Ms. Malliotakis is expected to easily win her Republican primary next month against John Matland, a badly underfunded rival, setting her up for a likely rematch against Max Rose, the former Democratic congressman whom she unseated in 2020.

Mr. Rose, a combat veteran who was wounded in Afghanistan and awarded the Bronze Star, has sought to tie Ms. Malliotakis to the extreme elements of the Republican Party, including Mr. Trump, and to the Capitol riot by the president’s supporters, saying he is running to protect “the soul of America.”

“Everything that our country was built upon wasn’t just spit at: They tried to destroy it,” he said during a campaign walkabout on July 11 in Bay Ridge. “And even after — even after — Nicole, and everyone else in Congress who were almost killed, they still voted to decertify.”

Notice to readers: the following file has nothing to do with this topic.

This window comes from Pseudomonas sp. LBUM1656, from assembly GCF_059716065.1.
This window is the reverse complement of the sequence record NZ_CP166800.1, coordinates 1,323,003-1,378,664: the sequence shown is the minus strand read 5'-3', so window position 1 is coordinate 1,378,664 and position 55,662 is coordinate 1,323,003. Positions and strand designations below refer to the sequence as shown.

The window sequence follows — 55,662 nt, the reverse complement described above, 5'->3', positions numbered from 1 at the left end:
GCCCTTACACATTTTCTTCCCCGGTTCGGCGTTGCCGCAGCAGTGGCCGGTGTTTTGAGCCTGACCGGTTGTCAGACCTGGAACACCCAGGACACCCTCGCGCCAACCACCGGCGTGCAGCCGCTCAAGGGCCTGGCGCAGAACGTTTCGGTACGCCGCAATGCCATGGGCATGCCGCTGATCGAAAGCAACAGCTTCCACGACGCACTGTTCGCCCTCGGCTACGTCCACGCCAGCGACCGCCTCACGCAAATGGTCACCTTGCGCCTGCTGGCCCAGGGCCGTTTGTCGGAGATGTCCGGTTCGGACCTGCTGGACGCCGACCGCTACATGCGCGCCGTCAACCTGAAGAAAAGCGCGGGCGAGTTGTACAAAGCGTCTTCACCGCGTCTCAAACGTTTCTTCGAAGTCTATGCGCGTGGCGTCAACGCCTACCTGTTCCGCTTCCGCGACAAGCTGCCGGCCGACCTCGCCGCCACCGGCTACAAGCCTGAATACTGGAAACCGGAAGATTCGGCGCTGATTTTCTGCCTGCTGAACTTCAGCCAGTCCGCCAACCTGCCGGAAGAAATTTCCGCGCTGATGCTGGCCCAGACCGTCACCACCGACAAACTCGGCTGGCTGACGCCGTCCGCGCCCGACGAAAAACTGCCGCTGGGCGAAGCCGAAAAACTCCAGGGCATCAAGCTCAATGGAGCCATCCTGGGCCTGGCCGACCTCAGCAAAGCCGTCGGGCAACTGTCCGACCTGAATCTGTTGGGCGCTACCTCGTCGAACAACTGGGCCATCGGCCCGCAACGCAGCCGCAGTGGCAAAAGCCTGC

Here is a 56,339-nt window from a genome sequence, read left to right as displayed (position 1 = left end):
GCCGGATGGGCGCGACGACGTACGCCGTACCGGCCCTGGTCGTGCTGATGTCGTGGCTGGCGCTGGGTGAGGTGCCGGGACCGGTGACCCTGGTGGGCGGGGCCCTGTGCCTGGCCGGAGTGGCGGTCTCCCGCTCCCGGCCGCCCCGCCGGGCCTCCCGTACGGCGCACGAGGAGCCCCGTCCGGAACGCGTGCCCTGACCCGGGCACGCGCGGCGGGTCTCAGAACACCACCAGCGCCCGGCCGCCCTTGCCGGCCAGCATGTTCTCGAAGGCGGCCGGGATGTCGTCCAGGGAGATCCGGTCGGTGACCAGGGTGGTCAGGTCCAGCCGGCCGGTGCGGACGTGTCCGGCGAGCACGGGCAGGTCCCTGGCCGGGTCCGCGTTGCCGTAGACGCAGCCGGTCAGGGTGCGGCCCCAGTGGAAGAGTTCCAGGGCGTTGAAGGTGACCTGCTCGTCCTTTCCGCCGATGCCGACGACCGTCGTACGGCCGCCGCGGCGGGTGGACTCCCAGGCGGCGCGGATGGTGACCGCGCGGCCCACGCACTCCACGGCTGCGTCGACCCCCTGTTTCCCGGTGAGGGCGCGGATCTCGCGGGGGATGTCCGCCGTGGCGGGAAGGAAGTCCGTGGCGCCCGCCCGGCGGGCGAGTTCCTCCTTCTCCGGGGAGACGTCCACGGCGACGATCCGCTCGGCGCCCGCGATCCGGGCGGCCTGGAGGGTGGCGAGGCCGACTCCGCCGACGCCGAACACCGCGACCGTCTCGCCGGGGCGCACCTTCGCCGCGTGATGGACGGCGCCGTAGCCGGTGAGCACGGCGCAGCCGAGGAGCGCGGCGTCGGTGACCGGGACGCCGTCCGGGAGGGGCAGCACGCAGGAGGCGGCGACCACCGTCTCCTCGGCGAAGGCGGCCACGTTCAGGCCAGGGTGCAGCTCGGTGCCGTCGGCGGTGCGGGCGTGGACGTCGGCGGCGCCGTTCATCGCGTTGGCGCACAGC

He is also openly derisive of Ms. Malliotakis’s seeming duality on some hot-button issues, mocking her limited embrace of gun control, for example, as nothing more than “a few ceremonial votes.”

“When it came time for the package to be voted on, as she always does, she played both sides,” he said, referring to the omnibus bill. “Voted for it before she voted against it. Who knows what’s going on here?”

Mr. Rose has also held a handful of public events after the Supreme Court ruling on abortion — including one at Ms. Malliotakis’s Brooklyn district office in Bay Ridge — to portray her as out of touch with her district, even on Staten Island, saying the congresswoman is “on the wrong side of history.”

“I generally do believe that when it comes down to it, people are on the side of women having the opportunity to make those decisions for themselves,” he said.